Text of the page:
(YURI GRIPAS/AFP/Getty Images)

Former Secretary of State Hillary Clinton receives a standing ovation while being honored during the Children's Defense Fund's Beat the Odds Celebration at the Newseum November 16, 2016 in Washington, DC. This was the first time Clinton had spoken in public since conceeding the presidential race to Republican Donald Trump.

(Photo by Chip Somodevilla/Getty Images)

Hillary Clinton is seen thru two chairs as she addresses the Children's Defense Fund's Beat the Odds celebration at the Newseum in Washington, Wednesday, Nov. 16, 2016.

(AP Photo/Cliff Owen)

Former Secretary of State and former Democratic Presidential nominee Hillary Clinton delivers remarks while being honored during the Children's Defense Fund's Beat the Odds Celebration at the Newseum November 16, 2016 in Washington, DC. This was the first time Clinton had spoken in public since conceeding the presidential race to Republican Donald Trump.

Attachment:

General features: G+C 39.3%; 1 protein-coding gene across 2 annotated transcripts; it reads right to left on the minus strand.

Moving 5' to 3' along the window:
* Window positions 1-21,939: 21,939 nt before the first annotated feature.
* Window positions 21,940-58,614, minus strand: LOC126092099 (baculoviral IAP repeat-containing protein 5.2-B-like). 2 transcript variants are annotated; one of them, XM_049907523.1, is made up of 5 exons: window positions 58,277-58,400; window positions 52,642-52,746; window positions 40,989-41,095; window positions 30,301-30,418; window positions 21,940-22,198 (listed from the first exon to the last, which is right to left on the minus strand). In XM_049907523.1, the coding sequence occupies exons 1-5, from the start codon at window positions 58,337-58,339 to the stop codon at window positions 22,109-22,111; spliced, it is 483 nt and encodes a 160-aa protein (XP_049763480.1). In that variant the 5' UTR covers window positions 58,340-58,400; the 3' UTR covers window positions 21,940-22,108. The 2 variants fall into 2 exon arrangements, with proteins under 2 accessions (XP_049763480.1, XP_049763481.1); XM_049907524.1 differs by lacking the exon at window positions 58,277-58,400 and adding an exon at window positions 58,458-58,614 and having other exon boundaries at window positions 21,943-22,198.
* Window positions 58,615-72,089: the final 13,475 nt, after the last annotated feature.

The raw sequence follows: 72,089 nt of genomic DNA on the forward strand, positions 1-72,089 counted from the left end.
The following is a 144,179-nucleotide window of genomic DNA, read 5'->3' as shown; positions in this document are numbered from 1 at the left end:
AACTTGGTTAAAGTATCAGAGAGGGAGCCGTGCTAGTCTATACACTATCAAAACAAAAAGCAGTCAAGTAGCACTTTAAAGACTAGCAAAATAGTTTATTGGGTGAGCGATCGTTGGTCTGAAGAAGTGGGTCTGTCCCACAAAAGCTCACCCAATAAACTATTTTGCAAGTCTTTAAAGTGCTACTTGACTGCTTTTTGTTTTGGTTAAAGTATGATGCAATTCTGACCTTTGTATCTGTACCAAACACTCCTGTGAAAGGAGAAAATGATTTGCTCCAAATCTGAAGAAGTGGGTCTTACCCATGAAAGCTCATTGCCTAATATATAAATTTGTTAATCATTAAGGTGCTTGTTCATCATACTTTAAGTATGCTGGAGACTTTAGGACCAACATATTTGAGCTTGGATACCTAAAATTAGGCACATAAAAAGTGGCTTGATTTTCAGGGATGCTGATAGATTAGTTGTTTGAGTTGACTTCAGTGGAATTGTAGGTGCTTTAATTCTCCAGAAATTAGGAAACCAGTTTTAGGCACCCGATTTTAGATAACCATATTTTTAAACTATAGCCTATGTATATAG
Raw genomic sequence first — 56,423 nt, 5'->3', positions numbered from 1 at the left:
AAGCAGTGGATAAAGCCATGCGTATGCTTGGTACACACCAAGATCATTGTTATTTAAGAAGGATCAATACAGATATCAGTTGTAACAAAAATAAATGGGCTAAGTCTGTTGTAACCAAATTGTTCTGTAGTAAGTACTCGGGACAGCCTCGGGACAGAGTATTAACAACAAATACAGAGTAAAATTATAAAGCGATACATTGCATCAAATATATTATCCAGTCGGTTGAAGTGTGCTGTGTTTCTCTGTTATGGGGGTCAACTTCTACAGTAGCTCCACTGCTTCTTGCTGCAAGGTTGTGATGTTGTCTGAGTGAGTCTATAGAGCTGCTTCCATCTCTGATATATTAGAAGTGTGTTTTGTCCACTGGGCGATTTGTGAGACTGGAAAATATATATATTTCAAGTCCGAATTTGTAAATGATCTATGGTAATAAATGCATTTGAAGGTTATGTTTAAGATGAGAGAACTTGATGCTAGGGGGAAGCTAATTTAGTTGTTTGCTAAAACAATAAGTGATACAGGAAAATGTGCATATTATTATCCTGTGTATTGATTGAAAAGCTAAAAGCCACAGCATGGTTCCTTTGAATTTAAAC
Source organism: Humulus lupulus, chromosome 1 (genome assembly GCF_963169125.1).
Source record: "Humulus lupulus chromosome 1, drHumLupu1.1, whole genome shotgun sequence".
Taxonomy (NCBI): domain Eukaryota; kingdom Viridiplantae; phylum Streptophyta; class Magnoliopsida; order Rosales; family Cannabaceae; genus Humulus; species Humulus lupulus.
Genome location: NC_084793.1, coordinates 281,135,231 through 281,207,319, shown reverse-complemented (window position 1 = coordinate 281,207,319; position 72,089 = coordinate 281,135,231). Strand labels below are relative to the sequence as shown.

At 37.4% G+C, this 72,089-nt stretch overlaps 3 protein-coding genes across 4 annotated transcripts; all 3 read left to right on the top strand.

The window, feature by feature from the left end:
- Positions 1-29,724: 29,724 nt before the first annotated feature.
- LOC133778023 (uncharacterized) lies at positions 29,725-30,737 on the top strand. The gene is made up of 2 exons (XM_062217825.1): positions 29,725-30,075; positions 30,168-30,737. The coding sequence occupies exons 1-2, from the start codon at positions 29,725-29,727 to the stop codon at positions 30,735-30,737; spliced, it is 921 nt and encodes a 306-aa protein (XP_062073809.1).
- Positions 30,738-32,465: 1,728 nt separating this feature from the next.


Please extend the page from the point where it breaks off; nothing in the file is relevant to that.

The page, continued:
(Photo by Chip Somodevilla/Getty Images)

Hillary Clinton and Marian Wright Edelman, founder of the Children's Defense Fund, wave before Clinton speaks to the group in Washington, U.S., November 16, 2016.

(REUTERS/Joshua Roberts)

Hillary Clinton arrives at the Children's Defense Fund Beat the Odds Celebration at the Newseum in Washington on November 16, 2016.

(YURI GRIPAS/AFP/Getty Images)

Hillary Clinton speaks to the Childrenâs Defense Fund in Washington, U.S., November 16, 2016.

(REUTERS/Joshua Roberts)

Hillary Clinton is seen through a teleprompter as she speaks at the Children's Defense Fund Beat the Odds Celebration at the Newseum in Washington on November 16, 2016.

(YURI GRIPAS/AFP/Getty Images)